Rudnick calls himself “the kind of person who enjoys collaboration. So there’s already been moments during the rehearsal process where the actors or director have come up with ideas that change meanings or heighten things. I’m all for it — because the script is a blueprint, as much as the script has gone through changes and I’ve had 12 readings over the last five years… This part of it is so much fun, because you get to decide with great actors and a fantastic director… The way [Williford] works with actors is so good and he brings out the best in everybody. Having this winning team is the best — the rehearsal is such a fun process because who the hell knows what’s gonna happen by the time we get done.”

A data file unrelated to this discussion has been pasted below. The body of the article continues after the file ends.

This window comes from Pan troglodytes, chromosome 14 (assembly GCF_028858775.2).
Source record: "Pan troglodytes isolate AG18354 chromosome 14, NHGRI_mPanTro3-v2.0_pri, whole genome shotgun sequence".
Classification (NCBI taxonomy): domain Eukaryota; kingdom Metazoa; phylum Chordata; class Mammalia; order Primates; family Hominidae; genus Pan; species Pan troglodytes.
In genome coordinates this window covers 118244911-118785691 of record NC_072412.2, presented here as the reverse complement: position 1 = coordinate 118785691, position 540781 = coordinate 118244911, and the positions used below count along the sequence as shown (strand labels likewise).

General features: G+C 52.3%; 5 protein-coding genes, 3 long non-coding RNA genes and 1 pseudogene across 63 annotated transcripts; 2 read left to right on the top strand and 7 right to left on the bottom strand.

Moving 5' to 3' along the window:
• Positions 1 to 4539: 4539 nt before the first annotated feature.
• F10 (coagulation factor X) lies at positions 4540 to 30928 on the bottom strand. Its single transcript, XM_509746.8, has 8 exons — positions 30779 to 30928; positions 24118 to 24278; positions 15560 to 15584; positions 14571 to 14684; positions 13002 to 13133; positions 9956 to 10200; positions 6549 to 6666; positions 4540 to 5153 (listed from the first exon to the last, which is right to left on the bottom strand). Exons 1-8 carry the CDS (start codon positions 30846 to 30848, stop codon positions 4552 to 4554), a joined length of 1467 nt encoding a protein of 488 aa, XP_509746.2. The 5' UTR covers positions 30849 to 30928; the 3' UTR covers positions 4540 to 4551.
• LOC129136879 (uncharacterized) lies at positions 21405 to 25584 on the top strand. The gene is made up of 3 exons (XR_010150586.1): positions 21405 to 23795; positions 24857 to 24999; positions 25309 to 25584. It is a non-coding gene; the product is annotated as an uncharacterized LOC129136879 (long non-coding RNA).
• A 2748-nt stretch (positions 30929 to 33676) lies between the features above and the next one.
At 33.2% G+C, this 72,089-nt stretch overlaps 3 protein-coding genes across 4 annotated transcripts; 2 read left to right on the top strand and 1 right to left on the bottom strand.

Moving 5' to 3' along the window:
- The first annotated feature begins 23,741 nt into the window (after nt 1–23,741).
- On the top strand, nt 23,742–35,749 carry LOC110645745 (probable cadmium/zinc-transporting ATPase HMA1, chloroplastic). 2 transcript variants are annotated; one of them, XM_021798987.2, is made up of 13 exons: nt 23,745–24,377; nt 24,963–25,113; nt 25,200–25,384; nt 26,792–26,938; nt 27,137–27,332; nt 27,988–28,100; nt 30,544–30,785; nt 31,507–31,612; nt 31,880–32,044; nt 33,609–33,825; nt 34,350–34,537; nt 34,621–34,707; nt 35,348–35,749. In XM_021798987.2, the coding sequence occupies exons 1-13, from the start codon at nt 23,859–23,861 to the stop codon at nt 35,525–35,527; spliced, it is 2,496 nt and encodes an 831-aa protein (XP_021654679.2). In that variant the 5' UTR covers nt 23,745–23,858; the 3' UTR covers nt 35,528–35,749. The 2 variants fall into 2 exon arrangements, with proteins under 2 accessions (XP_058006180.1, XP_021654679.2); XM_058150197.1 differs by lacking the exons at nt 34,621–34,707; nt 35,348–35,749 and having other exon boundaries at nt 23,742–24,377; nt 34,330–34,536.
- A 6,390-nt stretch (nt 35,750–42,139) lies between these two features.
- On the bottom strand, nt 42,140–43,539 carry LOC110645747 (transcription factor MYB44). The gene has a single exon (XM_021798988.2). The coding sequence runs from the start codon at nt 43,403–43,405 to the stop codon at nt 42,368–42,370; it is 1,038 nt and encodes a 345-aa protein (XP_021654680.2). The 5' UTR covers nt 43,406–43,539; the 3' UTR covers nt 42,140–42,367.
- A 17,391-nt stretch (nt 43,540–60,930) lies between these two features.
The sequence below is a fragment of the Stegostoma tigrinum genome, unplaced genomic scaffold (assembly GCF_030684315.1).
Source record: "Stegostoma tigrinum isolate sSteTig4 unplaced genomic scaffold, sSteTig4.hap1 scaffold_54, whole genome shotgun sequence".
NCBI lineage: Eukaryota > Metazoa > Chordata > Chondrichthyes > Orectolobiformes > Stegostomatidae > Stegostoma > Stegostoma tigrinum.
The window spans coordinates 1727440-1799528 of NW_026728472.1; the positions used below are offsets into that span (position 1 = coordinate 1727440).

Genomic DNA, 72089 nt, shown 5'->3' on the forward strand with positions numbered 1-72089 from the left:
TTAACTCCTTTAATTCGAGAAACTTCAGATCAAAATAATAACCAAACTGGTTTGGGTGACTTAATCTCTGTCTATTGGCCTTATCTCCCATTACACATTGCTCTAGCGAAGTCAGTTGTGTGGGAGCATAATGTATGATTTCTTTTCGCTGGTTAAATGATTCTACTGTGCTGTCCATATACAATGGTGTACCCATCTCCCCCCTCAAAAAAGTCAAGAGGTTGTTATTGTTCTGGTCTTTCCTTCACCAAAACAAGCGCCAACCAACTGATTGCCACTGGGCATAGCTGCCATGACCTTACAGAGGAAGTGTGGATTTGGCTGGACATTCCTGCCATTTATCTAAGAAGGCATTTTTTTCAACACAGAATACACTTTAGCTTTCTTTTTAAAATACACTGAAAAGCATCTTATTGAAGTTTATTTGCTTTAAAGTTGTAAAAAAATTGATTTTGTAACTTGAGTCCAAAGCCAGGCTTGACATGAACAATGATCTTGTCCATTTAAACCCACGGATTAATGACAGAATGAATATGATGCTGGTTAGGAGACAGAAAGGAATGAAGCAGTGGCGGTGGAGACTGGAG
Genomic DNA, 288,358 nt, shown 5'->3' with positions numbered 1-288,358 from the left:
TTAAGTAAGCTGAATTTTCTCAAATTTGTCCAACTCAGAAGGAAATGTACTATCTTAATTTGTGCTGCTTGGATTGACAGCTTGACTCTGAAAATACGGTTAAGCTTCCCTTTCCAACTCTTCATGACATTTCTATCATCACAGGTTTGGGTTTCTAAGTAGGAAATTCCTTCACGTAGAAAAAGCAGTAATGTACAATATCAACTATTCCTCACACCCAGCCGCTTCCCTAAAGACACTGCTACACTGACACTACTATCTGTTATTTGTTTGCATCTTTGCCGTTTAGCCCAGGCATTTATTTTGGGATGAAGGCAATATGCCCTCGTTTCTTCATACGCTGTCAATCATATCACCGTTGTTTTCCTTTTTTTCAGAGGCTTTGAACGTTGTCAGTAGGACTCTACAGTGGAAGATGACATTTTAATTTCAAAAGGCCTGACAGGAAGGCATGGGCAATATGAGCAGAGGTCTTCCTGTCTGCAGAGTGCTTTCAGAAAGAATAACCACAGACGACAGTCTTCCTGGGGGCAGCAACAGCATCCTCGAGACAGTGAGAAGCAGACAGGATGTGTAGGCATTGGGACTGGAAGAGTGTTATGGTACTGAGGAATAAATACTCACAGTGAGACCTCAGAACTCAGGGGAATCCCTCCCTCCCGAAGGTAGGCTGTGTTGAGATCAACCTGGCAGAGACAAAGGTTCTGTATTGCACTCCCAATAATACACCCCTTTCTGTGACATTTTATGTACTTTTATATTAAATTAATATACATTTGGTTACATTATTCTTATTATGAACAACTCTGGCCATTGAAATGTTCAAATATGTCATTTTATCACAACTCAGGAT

Day Trader, Bootleg Theater, 2220 Beverly Blvd., LA. 90057. Previewing now, opens Thursday, January 16. Thu-Sat 7 pm and Sun 2 pm. Through February 16. Tickets: $25. www.bootlegtheater.org. 213-389-3856